“Strong public health leadership and resources should be available to build resident systems, including strengthening epidemiological and genomic surveillance of COVID-19 to detect outbreaks. It is unrealistic to expect tangible gains without focusing heavily on strengthening the health system, especially strengthening staff recruitment and capacity building. “

OXYGEN SOS SHANTI MUKUND HOSPITAL has run out of stock. The oxygen saturation of 12 ventilator patients began to submerge and the panicked staff came in with oxygen bottles to rescue them. 120 Covid patients here, more than 20 in the intensive care unit. Desperate situation. Needs immediate attention.

10:51 am – April 22nd, 2021


Twitter: @ Ankit_Tyagi01

/ AP

People stand in line to refill oxygen tanks in New Delhi on April 23, 2021.

The situation in India has been partially blamed on the government. Critics, including the PHFI president, accused the Modi government of prematurely declaring a victory against the virus when efforts had to be made to strengthen the country’s medical infrastructure.

Instead, Indian electoral authorities announced major elections in five states, the country’s cricket board gave the go-ahead for an international game with a stadium full of spectators, and the Kumbh Mela Hindu festival brought millions to Haridwar for the sacred occasion.

The extent of our tragedy: 6.5 of a total of 20 pages in today’s Rajkot edition of the Sandesh newspaper contain only obituaries. Many of these obituaries state that the deceased will be remembered at the “telephone meeting” taking into account the current situation.

07:21 – 21 Apr 2021


Twitter: @ deepakpatel_91

India’s escalating COVID-19 crisis is also very bad news for global efforts to vaccinate people against the coronavirus. The Serum Institute of India in Pune is the world’s largest vaccine manufacturer and was commissioned to initially produce 200 million doses of a version of the Oxford / AstraZeneca vaccine for COVAX, a collaboration between the WHO, the Coalition for Epidemic Preparedness Innovations and Gavi, the Vaccine Alliance aiming to bring affordable vaccines to the world’s developing countries.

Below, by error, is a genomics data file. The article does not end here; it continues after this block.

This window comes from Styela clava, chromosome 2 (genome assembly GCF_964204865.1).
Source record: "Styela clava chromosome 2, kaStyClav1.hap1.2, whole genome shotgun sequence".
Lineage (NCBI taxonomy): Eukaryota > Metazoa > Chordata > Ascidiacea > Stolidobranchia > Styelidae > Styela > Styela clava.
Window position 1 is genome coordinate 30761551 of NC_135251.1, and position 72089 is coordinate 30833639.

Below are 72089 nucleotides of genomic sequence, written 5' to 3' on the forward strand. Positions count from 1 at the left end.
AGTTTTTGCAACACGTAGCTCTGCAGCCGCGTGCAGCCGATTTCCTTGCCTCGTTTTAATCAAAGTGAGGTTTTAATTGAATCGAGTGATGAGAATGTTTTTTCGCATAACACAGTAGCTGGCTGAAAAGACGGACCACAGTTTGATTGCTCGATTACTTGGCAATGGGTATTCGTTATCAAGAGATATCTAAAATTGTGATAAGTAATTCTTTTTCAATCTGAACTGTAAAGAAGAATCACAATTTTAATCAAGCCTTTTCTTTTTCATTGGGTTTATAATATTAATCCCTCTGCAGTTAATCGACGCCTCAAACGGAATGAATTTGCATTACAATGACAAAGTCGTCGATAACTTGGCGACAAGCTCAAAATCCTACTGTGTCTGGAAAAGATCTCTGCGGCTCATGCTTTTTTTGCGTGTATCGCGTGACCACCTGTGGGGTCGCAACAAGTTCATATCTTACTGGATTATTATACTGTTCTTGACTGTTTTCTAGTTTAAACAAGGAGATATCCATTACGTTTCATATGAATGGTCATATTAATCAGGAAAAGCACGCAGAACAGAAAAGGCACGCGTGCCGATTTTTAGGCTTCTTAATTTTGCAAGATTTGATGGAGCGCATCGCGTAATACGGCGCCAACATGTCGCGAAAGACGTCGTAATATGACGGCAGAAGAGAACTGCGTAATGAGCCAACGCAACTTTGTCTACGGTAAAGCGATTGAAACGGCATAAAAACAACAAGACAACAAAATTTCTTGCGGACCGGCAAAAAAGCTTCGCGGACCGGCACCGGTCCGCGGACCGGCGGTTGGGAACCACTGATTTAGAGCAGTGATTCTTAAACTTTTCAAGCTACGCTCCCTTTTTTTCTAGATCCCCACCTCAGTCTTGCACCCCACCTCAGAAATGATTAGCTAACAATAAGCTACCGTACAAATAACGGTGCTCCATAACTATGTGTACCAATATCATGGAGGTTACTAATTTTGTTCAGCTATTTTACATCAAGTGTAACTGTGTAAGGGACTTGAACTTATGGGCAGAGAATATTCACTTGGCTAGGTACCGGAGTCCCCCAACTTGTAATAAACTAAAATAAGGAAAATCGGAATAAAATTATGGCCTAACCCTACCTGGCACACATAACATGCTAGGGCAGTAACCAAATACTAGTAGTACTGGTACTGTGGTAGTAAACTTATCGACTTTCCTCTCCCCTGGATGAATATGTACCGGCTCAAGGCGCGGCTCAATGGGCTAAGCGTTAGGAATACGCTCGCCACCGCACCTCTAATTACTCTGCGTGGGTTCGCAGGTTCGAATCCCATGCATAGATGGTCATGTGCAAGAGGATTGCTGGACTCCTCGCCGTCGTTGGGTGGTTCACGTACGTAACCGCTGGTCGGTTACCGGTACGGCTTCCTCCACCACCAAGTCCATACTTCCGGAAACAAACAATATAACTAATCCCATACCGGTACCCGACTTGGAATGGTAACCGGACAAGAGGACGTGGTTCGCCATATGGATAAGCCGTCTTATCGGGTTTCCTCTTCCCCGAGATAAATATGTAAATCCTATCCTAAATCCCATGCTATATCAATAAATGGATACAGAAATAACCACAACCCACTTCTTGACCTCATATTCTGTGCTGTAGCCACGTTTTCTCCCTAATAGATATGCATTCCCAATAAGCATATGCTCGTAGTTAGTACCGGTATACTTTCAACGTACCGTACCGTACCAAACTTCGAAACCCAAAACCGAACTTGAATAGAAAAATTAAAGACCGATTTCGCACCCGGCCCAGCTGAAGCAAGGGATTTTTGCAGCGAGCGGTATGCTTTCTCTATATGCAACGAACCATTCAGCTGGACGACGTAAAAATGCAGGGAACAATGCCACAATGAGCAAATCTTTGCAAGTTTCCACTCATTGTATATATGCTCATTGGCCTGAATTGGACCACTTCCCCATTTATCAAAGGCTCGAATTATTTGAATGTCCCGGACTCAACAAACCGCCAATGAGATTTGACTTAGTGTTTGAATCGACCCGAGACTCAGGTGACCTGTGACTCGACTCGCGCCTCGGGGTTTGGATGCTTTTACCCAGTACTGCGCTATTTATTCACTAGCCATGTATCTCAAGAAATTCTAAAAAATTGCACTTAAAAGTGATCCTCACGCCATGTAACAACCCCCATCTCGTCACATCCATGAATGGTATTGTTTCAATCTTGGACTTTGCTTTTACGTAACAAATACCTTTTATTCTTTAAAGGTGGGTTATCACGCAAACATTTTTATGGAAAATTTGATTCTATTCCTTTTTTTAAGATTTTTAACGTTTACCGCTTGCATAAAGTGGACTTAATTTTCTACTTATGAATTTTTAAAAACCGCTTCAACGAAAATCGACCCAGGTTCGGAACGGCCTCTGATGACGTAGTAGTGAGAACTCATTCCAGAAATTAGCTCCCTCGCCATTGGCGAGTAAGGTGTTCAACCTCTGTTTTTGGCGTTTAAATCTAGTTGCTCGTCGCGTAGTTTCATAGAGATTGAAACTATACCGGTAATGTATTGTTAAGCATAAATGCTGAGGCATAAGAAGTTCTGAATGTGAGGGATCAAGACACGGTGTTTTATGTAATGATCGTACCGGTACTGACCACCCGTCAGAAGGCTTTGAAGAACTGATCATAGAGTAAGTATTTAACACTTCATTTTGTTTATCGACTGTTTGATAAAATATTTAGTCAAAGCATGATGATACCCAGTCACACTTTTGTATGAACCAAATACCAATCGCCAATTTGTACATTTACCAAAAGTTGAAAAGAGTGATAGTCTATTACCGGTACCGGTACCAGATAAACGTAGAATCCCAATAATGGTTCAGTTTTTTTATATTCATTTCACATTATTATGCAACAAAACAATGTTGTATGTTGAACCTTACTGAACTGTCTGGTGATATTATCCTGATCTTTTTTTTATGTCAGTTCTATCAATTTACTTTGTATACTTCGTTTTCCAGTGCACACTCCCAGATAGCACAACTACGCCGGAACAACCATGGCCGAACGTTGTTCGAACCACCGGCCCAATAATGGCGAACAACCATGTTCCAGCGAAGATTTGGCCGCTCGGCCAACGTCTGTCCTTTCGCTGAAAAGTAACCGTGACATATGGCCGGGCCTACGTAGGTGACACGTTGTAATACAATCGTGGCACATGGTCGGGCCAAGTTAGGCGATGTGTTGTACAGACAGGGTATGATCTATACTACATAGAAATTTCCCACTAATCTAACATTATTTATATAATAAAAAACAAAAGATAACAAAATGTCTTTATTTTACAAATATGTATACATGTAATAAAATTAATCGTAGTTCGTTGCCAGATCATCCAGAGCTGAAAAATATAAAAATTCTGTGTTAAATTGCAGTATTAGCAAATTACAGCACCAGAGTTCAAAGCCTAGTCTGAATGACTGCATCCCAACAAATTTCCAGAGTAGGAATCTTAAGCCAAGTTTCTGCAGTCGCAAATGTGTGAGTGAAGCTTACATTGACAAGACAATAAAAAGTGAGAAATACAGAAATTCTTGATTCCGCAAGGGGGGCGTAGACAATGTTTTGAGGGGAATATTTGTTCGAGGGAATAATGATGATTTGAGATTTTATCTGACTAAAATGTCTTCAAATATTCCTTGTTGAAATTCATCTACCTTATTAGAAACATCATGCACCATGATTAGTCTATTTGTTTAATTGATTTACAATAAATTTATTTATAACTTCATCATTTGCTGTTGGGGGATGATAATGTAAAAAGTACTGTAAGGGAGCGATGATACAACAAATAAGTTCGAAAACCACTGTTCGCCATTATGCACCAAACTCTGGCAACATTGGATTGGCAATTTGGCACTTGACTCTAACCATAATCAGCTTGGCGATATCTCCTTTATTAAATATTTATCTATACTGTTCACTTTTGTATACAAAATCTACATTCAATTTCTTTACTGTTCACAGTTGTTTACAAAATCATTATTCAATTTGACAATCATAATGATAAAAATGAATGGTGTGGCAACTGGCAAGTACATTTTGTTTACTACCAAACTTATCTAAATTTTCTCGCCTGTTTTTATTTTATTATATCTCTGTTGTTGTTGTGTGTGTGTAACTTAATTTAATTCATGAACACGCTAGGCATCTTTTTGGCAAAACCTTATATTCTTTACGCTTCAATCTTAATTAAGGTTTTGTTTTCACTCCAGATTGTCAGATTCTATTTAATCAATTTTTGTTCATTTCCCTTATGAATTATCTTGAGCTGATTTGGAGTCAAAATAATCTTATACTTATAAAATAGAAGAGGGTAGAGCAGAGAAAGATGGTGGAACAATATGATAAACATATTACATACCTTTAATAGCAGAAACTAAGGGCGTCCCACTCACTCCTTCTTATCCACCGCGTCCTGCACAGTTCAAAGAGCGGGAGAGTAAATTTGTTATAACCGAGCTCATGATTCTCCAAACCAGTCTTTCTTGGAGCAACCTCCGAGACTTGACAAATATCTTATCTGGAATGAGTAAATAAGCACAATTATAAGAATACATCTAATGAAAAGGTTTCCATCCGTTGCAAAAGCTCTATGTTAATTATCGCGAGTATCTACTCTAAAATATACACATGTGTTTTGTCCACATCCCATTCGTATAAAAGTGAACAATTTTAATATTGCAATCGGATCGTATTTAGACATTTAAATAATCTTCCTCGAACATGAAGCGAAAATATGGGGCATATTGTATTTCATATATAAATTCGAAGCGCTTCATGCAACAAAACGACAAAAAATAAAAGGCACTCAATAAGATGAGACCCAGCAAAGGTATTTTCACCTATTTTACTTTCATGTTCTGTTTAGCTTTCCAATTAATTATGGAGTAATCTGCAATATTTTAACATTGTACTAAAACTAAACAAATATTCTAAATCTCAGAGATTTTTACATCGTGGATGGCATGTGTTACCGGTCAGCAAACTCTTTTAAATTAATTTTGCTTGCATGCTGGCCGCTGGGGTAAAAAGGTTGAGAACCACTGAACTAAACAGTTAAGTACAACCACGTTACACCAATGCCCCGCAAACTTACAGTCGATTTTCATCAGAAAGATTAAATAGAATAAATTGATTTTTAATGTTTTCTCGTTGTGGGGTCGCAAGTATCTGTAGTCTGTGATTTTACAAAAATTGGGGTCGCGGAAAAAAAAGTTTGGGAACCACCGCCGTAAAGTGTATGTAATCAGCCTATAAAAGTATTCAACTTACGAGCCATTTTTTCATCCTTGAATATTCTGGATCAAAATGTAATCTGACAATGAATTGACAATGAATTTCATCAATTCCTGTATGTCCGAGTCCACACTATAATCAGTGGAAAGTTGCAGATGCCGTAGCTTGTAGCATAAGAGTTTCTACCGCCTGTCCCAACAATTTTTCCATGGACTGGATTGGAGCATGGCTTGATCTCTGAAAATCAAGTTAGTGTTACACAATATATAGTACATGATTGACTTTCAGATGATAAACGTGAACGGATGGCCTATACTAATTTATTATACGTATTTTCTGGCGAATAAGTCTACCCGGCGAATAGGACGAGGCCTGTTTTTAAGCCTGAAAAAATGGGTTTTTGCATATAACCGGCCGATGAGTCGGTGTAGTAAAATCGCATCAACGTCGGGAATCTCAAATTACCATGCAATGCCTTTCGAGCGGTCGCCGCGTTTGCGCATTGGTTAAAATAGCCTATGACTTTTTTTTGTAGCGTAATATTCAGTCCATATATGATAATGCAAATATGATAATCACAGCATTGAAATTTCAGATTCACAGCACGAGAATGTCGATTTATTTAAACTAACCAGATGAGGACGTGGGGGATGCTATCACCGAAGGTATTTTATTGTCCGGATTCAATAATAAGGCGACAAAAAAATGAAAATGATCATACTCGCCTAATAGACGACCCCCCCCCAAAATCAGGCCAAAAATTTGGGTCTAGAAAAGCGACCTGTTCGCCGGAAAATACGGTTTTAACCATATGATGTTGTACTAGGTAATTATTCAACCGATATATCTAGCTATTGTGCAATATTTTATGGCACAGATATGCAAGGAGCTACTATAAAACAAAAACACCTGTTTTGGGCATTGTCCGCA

However, the introduction of domestic vaccines in India has problems. Only 1.4% of the population is currently fully vaccinated against COVID-19. In late March, India suspended vaccine exports to redirect the AstraZeneca vaccine supply to its own vaccination campaign.

Adnan Abidi / Reuters

People mourn a relative who died of COVID-19 next to his pyre on April 21 in a crematorium in New Delhi.

The Serum Institute of India has also signed a contract to manufacture around one billion doses of a coronavirus vaccine developed by the US company Novavax once approved. Another pressure to use the country’s vaccine manufacturing capacity to stall its own program will affect the world. India has also argued that U.S. export controls on raw materials used to make the vaccines will affect its ability to meet global demand.

The US is also under pressure to donate around 20 million doses of unused AstraZeneca vaccines that have not yet been approved by the FDA. AstraZeneca said 30 million US cans would be ready soon, although the US agreed to send 4 million cans to Canada and Mexico in March. When asked about the donation of these AstraZeneca shares, White House COVID-19 Response Coordinator Jeff Zients said Friday that the US will “consider options” to ship excess vaccines overseas “if our confidence is in us own supply increases “. He pointed to President Joe Biden’s $ 4 billion pledge to COVAX in February as an indication of the country’s support for global vaccination.

In the meantime, the CDC is consulting with Indian health officials and offering technical assistance, said Anthony Fauci, head of the National Institute for Allergies and Infectious Diseases.

“It is a bad situation that we are trying to help in any way we can,” he said. “Obviously they have to get their people vaccinated.”

Nurphoto / Getty Images

A crematorium in New Delhi, April 22, 2021